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Greek dairy manufacturer Fage is eyeing growth in Europe as the Greek yoghurt craze in the US loses steam. Katy Askew caught up with the company at the SIAL exhibition in Paris to find out more. 

Greek yoghurt has been a massive success story in the US, with exponential sales growth making headlines in recent years thanks to growing interest in the strained protein-dense dairy product.

Fage was the first company to introduce Greek yoghurt into the US and, according to data from investment bank Sanford Bernstein, accounted for 94% of a fledgling category in 2007.

However, amid competition from the likes of Chobani, Danone and General Mills, Fage has seen its share of the US Greek yoghurt category eroded.

Fage did try to capitalise on the growing recent US interest in the product. In 2008, Fage, which had been exporting from Greece, opened a plant in New York state. However, Sanford Bernstein, using figures from Nielsen, estimated last month that Fage was now fourth in the sector, with a share of just over 10%.

In the last year, the company has won back some sales from market leaders Chobani and Danone (its market share in 2013 had fallen to a low of 9%) but industry watchers warn the growth of the category in the US is slowing. “The Greek boom is now over,” analysts at Sanford Bernstein wrote last month.

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According to research from Euromonitor International, spoonable yoghurt sales – including Greek – are expected to slow to a growth rate of 6% through to 2018, compared to growth of 34% in the prior five years. 

With Greek yoghurt now no longer a niche product in the US, volume and value sales growth have slowed to something approaching more normalised levels. “Every major yoghurt producer now offers several varieties of Greek yoghurt. However, sales of Greek yoghurt are starting to slow, as it is no longer a novelty product,” Euromonitor says.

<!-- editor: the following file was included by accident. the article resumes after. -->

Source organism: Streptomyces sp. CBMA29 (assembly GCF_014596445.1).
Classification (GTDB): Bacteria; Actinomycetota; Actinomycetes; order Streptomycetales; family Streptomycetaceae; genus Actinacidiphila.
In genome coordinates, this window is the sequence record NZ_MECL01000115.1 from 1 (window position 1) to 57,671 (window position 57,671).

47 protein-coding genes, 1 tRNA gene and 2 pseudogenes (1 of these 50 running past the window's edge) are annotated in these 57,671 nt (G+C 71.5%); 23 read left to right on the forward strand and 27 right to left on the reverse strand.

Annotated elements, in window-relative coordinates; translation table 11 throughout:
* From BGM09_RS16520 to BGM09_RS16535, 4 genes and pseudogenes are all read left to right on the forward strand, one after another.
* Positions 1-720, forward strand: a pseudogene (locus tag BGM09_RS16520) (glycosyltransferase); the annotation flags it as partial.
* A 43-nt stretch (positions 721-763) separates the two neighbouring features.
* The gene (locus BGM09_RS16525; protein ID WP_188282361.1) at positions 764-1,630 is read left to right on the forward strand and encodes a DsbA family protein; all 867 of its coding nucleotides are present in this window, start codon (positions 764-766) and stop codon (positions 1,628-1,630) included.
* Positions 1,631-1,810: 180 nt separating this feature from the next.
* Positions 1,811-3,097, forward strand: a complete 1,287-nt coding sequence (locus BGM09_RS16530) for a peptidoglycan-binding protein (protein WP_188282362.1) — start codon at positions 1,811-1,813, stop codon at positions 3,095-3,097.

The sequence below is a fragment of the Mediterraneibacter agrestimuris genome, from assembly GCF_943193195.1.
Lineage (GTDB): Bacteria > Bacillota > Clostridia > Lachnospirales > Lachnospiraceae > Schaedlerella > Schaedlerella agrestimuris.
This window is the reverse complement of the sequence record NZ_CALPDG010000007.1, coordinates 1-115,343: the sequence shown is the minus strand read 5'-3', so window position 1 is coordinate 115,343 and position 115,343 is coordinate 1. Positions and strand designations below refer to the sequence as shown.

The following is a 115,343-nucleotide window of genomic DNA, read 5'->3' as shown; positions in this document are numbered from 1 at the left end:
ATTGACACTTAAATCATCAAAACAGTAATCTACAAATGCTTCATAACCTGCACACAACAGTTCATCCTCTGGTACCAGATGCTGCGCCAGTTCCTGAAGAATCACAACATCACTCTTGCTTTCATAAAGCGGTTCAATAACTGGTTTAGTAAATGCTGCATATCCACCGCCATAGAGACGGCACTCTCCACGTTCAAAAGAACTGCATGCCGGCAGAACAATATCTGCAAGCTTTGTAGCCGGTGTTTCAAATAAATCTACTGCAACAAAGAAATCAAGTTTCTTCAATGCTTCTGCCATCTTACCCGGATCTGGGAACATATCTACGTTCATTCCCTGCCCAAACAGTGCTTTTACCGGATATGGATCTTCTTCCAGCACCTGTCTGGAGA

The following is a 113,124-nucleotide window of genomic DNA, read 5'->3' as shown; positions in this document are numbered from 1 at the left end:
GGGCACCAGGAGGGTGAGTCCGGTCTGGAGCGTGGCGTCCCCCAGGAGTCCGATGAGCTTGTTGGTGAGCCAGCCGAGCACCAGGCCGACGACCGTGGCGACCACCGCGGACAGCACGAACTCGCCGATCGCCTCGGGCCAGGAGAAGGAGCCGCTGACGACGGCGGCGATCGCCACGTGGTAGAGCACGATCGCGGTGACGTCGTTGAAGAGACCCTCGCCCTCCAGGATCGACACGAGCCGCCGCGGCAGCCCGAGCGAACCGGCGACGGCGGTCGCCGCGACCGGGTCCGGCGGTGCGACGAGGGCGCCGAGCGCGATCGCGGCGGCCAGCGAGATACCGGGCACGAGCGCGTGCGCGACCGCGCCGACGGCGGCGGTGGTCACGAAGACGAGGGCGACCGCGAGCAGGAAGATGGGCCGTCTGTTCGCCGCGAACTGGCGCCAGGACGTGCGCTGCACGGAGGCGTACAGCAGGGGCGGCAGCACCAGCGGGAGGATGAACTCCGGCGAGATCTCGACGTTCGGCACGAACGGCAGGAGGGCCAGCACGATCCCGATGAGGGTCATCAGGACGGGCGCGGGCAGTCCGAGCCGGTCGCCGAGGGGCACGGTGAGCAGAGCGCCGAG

However, Dorthe Mallis, Fage’s export administrator, is confident the company will be able to offset any slowdown in the US by accelerating growth in the rest of the world. Fage’s group sales have been strong, indicating its strength outside the US. In the first six months of this year, the company saw sales increase 22.6% to US$340m. Growth was primarily driven by volume gains, with some positive impact from currency exchange and pricing adjustments. 

In particular, Mallis, who is responsible for export sales from Fage’s Greek production facility, says growth in Europe is likely to continue to gather pace.

“In Europe there is still space because the wave [of popularity] is coming back from the USA… Greek yoghurt has been booming in the USA and now it is coming back again to the European market,” she says.

Fage, which exports products to more than 40 countries, is category leader in Greece. Outside of Greece and the US, the group also has sales offices in the UK, Italy and Germany.

“The UK was our first export market and we established sales there back in the 1980s. Growth was always in the UK but at the momenet it has become fastest in Italy… Our company built a different yoghurt category (internationally). Greek yoghurt became famous first through our sales in the UK. It is us who created this different yoghurt category,” Mallis says. 

Elsewhere in Europe, Fage is witnessing “good” growth in the “important” markets of Germany and the Netherlands. But Mallis sees the potential for broad-based growth throughout the region. “We are trying to deliver sales in all our countries. Greek yoghurt is booming in Europe. It is the second day at SIAL and we have already run out of product. This has already been a very busy show for us.”

Within Europe, Fage does face competition from so-called Greek-style yoghurt manufactured by the likes of Danone. However, the company could potentially benefit from the unique selling point that European PDO and PDI legislation means only yoghurt manufactured in Greece can be labelled as Greek yoghurt. 

This led to Chobani being banned from calling its products Greek yoghurt in the UK, causing it to quit the UK in 2013. The firm has since had moves to challenge the ruling quashed.

Mallis will not be drawn on the advantages that the regulations could bring the company. Rather she is confident to stand by the product based on its message of “quality as well as authenticity”.

Mallis stresses the “thick creamy yoghurt” is “low in fat and high in protein” thanks to the unique straining process that characterises its manufacture. 

Beyond these on-trend attributes, Mallis adds European consumers are becoming aware of different uses for Greek yoghurt. “It is a healthy alternative. It can be eaten as a satisfying and filling snack thanks to its high protein levels. It can also be used in cooking, as a replacement for crème fraîche or cream. We are confident that we can continue to grow in Europe as well as our other international markets.”